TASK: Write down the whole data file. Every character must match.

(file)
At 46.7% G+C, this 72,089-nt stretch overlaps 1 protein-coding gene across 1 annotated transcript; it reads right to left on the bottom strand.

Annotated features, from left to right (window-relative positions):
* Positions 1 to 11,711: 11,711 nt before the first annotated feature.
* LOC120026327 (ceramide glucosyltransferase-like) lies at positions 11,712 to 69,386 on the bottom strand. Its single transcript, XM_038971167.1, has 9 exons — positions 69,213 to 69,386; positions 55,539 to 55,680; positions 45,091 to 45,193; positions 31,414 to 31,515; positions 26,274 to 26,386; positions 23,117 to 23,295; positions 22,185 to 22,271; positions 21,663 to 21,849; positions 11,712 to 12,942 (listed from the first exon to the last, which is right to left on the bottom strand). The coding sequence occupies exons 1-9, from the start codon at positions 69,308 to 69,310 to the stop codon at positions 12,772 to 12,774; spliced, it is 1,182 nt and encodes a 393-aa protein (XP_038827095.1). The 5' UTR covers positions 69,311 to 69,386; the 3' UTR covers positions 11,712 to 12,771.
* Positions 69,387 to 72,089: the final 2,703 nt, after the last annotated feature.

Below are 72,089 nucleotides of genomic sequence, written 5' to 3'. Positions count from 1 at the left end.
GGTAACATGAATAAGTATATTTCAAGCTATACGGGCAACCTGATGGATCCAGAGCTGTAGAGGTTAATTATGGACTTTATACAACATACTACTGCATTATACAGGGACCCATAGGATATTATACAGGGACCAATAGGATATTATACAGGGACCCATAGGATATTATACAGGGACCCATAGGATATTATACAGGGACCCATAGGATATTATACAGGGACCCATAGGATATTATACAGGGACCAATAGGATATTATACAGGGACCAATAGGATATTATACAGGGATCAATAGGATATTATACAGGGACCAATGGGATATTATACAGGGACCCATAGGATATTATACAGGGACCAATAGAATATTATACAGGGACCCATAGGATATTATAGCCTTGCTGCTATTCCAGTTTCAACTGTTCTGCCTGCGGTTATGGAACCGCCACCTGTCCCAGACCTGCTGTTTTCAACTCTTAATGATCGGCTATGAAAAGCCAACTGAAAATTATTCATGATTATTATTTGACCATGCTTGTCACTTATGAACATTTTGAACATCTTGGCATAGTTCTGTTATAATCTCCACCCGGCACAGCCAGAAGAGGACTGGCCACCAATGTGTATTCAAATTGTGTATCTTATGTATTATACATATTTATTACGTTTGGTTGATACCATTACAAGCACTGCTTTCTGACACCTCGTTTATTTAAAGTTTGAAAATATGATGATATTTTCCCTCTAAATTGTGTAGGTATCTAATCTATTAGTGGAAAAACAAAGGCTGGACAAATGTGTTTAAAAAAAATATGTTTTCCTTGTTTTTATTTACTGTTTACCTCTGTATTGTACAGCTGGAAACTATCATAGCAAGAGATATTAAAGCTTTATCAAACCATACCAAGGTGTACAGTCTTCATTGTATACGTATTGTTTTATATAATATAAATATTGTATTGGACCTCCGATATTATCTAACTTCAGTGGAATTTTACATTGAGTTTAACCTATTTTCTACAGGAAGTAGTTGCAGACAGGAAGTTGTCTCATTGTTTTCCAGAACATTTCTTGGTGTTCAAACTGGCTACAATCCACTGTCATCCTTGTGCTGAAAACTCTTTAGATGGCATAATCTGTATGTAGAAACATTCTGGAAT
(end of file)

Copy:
At 46.7% G+C, this 72,089-nt stretch overlaps 1 protein-coding gene across 1 annotated transcript; it reads right to left on the bottom strand.

Annotated features, from left to right (window-relative positions):
* Positions 1 to 11,711: 11,711 nt before the first annotated feature.
* LOC120026327 (ceramide glucosyltransferase-like) lies at positions 11,712 to 69,386 on the bottom strand. Its single transcript, XM_038971167.1, has 9 exons — positions 69,213 to 69,386; positions 55,539 to 55,680; positions 45,091 to 45,193; positions 31,414 to 31,515; positions 26,274 to 26,386; positions 23,117 to 23,295; positions 22,185 to 22,271; positions 21,663 to 21,849; positions 11,712 to 12,942 (listed from the first exon to the last, which is right to left on the bottom strand). The coding sequence occupies exons 1-9, from the start codon at positions 69,308 to 69,310 to the stop codon at positions 12,772 to 12,774; spliced, it is 1,182 nt and encodes a 393-aa protein (XP_038827095.1). The 5' UTR covers positions 69,311 to 69,386; the 3' UTR covers positions 11,712 to 12,771.
* Positions 69,387 to 72,089: the final 2,703 nt, after the last annotated feature.

Below are 72,089 nucleotides of genomic sequence, written 5' to 3'. Positions count from 1 at the left end.
GGTAACATGAATAAGTATATTTCAAGCTATACGGGCAACCTGATGGATCCAGAGCTGTAGAGGTTAATTATGGACTTTATACAACATACTACTGCATTATACAGGGACCCATAGGATATTATACAGGGACCAATAGGATATTATACAGGGACCCATAGGATATTATACAGGGACCCATAGGATATTATACAGGGACCCATAGGATATTATACAGGGACCCATAGGATATTATACAGGGACCAATAGGATATTATACAGGGACCAATAGGATATTATACAGGGATCAATAGGATATTATACAGGGACCAATGGGATATTATACAGGGACCCATAGGATATTATACAGGGACCAATAGAATATTATACAGGGACCCATAGGATATTATAGCCTTGCTGCTATTCCAGTTTCAACTGTTCTGCCTGCGGTTATGGAACCGCCACCTGTCCCAGACCTGCTGTTTTCAACTCTTAATGATCGGCTATGAAAAGCCAACTGAAAATTATTCATGATTATTATTTGACCATGCTTGTCACTTATGAACATTTTGAACATCTTGGCATAGTTCTGTTATAATCTCCACCCGGCACAGCCAGAAGAGGACTGGCCACCAATGTGTATTCAAATTGTGTATCTTATGTATTATACATATTTATTACGTTTGGTTGATACCATTACAAGCACTGCTTTCTGACACCTCGTTTATTTAAAGTTTGAAAATATGATGATATTTTCCCTCTAAATTGTGTAGGTATCTAATCTATTAGTGGAAAAACAAAGGCTGGACAAATGTGTTTAAAAAAAATATGTTTTCCTTGTTTTTATTTACTGTTTACCTCTGTATTGTACAGCTGGAAACTATCATAGCAAGAGATATTAAAGCTTTATCAAACCATACCAAGGTGTACAGTCTTCATTGTATACGTATTGTTTTATATAATATAAATATTGTATTGGACCTCCGATATTATCTAACTTCAGTGGAATTTTACATTGAGTTTAACCTATTTTCTACAGGAAGTAGTTGCAGACAGGAAGTTGTCTCATTGTTTTCCAGAACATTTCTTGGTGTTCAAACTGGCTACAATCCACTGTCATCCTTGTGCTGAAAACTCTTTAGATGGCATAATCTGTATGTAGAAACATTCTGGAAT